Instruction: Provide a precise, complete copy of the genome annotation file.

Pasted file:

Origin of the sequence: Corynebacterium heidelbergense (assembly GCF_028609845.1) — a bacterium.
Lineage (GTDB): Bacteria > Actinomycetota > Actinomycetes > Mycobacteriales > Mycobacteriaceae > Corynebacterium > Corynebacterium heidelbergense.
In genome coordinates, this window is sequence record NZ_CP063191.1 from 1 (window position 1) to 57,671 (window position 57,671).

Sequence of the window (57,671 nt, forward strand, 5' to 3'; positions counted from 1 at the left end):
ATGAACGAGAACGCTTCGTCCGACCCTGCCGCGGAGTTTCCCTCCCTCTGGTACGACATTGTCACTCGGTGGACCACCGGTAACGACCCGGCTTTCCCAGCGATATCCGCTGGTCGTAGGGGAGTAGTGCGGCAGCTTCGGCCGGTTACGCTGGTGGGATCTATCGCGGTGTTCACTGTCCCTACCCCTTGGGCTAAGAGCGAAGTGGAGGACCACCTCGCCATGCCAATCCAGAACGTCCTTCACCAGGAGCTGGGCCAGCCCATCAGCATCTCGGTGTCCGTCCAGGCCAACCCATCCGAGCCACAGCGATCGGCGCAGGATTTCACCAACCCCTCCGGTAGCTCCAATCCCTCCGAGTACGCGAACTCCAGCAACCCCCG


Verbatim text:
Origin of the sequence: Corynebacterium heidelbergense (assembly GCF_028609845.1) — a bacterium.
Lineage (GTDB): Bacteria > Actinomycetota > Actinomycetes > Mycobacteriales > Mycobacteriaceae > Corynebacterium > Corynebacterium heidelbergense.
In genome coordinates, this window is sequence record NZ_CP063191.1 from 1 (window position 1) to 57,671 (window position 57,671).

Sequence of the window (57,671 nt, forward strand, 5' to 3'; positions counted from 1 at the left end):
ATGAACGAGAACGCTTCGTCCGACCCTGCCGCGGAGTTTCCCTCCCTCTGGTACGACATTGTCACTCGGTGGACCACCGGTAACGACCCGGCTTTCCCAGCGATATCCGCTGGTCGTAGGGGAGTAGTGCGGCAGCTTCGGCCGGTTACGCTGGTGGGATCTATCGCGGTGTTCACTGTCCCTACCCCTTGGGCTAAGAGCGAAGTGGAGGACCACCTCGCCATGCCAATCCAGAACGTCCTTCACCAGGAGCTGGGCCAGCCCATCAGCATCTCGGTGTCCGTCCAGGCCAACCCATCCGAGCCACAGCGATCGGCGCAGGATTTCACCAACCCCTCCGGTAGCTCCAATCCCTCCGAGTACGCGAACTCCAGCAACCCCCG